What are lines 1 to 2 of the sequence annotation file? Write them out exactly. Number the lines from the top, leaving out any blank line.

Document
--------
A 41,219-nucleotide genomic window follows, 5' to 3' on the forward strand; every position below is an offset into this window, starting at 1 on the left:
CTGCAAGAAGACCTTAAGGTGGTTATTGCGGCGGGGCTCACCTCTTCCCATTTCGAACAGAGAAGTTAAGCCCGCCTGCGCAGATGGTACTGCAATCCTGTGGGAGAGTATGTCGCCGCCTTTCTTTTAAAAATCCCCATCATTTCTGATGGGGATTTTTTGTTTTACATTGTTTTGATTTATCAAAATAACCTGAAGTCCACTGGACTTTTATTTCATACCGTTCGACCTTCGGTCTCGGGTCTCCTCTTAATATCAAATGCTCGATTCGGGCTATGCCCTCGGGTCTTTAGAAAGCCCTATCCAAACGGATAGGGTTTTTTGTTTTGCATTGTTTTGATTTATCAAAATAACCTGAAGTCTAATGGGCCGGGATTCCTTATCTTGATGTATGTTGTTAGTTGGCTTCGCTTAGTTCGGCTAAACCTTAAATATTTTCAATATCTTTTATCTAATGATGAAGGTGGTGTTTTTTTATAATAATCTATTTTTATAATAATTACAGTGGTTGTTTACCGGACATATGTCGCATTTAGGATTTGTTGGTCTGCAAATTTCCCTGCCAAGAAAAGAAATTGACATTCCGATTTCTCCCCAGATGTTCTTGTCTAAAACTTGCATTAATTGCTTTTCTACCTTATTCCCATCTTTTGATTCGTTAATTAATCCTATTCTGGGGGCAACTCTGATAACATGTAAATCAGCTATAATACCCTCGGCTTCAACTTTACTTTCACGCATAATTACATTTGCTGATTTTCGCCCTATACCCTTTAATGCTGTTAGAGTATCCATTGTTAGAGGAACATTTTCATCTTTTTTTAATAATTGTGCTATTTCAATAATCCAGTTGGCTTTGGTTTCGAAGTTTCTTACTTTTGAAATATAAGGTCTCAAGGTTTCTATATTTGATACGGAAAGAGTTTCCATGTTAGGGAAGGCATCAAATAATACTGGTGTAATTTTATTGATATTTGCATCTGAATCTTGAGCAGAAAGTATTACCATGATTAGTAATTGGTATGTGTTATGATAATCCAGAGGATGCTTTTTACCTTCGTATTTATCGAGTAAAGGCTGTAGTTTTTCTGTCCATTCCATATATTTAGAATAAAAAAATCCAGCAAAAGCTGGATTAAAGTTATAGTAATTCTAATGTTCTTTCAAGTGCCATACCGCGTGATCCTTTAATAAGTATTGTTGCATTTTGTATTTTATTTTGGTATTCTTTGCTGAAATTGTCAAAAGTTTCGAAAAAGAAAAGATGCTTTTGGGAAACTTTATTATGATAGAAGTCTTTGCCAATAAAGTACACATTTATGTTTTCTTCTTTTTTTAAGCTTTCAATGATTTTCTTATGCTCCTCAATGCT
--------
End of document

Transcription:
A 41,219-nucleotide genomic window follows, 5' to 3' on the forward strand; every position below is an offset into this window, starting at 1 on the left:
CTGCAAGAAGACCTTAAGGTGGTTATTGCGGCGGGGCTCACCTCTTCCCATTTCGAACAGAGAAGTTAAGCCCGCCTGCGCAGATGGTACTGCAATCCTGTGGGAGAGTATGTCGCCGCCTTTCTTTTAAAAATCCCCATCATTTCTGATGGGGATTTTTTGTTTTACATTGTTTTGATTTATCAAAATAACCTGAAGTCCACTGGACTTTTATTTCATACCGTTCGACCTTCGGTCTCGGGTCTCCTCTTAATATCAAATGCTCGATTCGGGCTATGCCCTCGGGTCTTTAGAAAGCCCTATCCAAACGGATAGGGTTTTTTGTTTTGCATTGTTTTGATTTATCAAAATAACCTGAAGTCTAATGGGCCGGGATTCCTTATCTTGATGTATGTTGTTAGTTGGCTTCGCTTAGTTCGGCTAAACCTTAAATATTTTCAATATCTTTTATCTAATGATGAAGGTGGTGTTTTTTTATAATAATCTATTTTTATAATAATTACAGTGGTTGTTTACCGGACATATGTCGCATTTAGGATTTGTTGGTCTGCAAATTTCCCTGCCAAGAAAAGAAATTGACATTCCGATTTCTCCCCAGATGTTCTTGTCTAAAACTTGCATTAATTGCTTTTCTACCTTATTCCCATCTTTTGATTCGTTAATTAATCCTATTCTGGGGGCAACTCTGATAACATGTAAATCAGCTATAATACCCTCGGCTTCAACTTTACTTTCACGCATAATTACATTTGCTGATTTTCGCCCTATACCCTTTAATGCTGTTAGAGTATCCATTGTTAGAGGAACATTTTCATCTTTTTTTAATAATTGTGCTATTTCAATAATCCAGTTGGCTTTGGTTTCGAAGTTTCTTACTTTTGAAATATAAGGTCTCAAGGTTTCTATATTTGATACGGAAAGAGTTTCCATGTTAGGGAAGGCATCAAATAATACTGGTGTAATTTTATTGATATTTGCATCTGAATCTTGAGCAGAAAGTATTACCATGATTAGTAATTGGTATGTGTTATGATAATCCAGAGGATGCTTTTTACCTTCGTATTTATCGAGTAAAGGCTGTAGTTTTTCTGTCCATTCCATATATTTAGAATAAAAAAATCCAGCAAAAGCTGGATTAAAGTTATAGTAATTCTAATGTTCTTTCAAGTGCCATACCGCGTGATCCTTTAATAAGTATTGTTGCATTTTGTATTTTATTTTGGTATTCTTTGCTGAAATTGTCAAAAGTTTCGAAAAAGAAAAGATGCTTTTGGGAAACTTTATTATGATAGAAGTCTTTGCCAATAAAGTACACATTTATGTTTTCTTCTTTTTTTAAGCTTTCAATGATTTTCTTATGCTCCTCAATGCT